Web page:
Gov. Nathan Deal has laid out a major mandate for medical marijuana in Georgia.
The move comes just weeks after a bill to legalize cannabis oil died in the legislature.
The governor and his staff have been working on the bill quietly for weeks. While it won't do what the General Assembly failed to get done last session, they say it will pave the way for children to one day get the help they need.
"Our priority here is children with seizures," Deal said.
By executive order, Deal pledged to fast-track the state's path forward on medical marijuana.
"There is a sense of urgency here. These families need hope. They need to know that all of us are doing everything we can to move a solution forward,” Deal said.
-pronged plan involves ramping up clinical trials on the effectiveness of cannabis oil on children with certain seizure disorders.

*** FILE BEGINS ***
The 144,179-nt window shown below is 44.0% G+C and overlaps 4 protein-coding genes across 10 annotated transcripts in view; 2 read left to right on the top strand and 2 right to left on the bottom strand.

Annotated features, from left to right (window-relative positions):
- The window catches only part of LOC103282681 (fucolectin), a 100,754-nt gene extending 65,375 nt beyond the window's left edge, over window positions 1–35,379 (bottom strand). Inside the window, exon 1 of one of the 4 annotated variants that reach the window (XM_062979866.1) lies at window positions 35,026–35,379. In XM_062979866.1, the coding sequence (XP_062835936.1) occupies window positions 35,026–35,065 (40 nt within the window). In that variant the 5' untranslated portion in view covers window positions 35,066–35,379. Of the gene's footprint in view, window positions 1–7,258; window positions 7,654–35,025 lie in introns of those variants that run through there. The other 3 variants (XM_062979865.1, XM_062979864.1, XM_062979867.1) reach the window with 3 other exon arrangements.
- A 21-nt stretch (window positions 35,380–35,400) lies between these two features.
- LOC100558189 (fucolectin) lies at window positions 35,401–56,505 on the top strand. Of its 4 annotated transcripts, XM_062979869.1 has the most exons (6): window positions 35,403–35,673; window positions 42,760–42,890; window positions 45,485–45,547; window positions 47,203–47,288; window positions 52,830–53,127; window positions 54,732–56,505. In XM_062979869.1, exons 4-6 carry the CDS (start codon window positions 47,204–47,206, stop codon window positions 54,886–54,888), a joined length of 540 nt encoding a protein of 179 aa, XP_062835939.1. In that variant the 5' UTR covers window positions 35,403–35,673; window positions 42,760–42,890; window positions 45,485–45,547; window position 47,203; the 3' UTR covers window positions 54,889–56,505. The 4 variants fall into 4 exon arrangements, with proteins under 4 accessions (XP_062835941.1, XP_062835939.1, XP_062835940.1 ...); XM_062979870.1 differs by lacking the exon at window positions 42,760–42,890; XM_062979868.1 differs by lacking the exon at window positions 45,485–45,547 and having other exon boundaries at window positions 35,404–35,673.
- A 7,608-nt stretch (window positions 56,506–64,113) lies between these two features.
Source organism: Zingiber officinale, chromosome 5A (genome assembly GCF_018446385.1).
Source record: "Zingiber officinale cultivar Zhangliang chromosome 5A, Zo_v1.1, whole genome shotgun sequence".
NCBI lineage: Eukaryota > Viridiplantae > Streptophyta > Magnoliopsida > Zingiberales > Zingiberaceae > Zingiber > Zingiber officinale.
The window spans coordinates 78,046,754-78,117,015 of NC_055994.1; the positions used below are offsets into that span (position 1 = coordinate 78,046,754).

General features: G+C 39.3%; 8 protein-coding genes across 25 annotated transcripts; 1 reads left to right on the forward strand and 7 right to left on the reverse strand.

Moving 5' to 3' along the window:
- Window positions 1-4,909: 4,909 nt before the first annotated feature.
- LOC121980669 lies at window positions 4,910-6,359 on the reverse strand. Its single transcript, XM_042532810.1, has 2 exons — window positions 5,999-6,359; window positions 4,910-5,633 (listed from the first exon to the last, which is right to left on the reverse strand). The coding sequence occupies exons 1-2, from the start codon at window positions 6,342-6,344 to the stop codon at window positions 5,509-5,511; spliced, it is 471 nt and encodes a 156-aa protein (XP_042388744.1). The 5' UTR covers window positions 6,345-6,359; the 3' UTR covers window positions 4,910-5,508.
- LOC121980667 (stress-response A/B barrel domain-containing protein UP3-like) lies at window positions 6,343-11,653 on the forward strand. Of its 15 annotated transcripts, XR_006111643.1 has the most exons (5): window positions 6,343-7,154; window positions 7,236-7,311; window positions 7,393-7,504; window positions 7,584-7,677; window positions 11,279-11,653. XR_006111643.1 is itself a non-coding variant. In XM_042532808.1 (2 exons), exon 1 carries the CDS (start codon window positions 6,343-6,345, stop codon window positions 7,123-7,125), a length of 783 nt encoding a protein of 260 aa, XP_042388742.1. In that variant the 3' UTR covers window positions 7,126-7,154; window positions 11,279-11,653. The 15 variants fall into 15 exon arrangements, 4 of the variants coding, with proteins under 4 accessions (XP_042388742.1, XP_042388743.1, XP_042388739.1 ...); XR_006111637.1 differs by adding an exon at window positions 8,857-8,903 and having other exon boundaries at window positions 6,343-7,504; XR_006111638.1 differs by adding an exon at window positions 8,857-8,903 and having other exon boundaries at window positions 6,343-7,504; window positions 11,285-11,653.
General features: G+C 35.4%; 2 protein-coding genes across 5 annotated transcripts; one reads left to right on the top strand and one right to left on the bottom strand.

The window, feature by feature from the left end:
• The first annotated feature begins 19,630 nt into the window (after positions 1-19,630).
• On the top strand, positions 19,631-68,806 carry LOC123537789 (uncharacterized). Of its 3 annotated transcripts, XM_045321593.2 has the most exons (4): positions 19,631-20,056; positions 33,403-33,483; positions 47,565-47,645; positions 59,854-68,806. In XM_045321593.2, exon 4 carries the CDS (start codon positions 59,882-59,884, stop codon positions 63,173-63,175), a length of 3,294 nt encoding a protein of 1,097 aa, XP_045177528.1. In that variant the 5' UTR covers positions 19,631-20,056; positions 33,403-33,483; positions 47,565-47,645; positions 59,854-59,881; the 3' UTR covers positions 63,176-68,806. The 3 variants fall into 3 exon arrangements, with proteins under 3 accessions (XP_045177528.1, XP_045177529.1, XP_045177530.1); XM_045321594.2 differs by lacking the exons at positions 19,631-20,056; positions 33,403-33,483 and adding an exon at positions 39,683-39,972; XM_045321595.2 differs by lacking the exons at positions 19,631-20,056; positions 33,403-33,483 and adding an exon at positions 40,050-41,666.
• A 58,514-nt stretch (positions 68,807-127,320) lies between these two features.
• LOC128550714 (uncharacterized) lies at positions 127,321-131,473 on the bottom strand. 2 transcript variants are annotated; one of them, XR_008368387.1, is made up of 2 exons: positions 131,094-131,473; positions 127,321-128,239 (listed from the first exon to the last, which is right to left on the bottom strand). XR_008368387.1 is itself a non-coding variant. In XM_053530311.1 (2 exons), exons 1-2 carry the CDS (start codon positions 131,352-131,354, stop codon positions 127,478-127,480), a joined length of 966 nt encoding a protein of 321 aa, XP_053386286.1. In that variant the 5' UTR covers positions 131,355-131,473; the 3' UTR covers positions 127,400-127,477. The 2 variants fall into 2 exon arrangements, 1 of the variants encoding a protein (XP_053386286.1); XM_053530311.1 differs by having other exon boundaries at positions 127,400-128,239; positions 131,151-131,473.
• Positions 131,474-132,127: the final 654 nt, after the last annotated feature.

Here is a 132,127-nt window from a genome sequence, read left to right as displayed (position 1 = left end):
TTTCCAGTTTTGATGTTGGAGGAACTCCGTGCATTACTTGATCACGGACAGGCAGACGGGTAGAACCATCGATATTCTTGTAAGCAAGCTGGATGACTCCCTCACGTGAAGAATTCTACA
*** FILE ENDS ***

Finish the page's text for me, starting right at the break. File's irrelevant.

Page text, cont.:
is through a partnership between Georgia Regents University and G.W. Pharmaceuticals.
will be through GRU's own clinical trials using medical marijuana from a federal program in Mississippi.
"I just think that we don't need to wait until the next session of the General Assembly and then have to take up, even if they are successful in passing legislation, to begin the process
that we can begin right now," Deal said.
Legislation to decriminalize possession of cannabis oil in Georgia died in the final hours of this year’s session.
Senate leaders refused to bring it to a vote after the House stripped a late
Senate amendment requiring insurance companies to provide coverage for children with autism.
"That was very painful to go through. I believe we all learned a lesson that we don't need to put children as bargaining chips in legislation. That's what we've all learned," said Rep. Allen Peake.
The governor said his office has been working with the FDA to make those trials happen as soon as possible, but so far there is no timetable for when they'll start or which kids will qualify.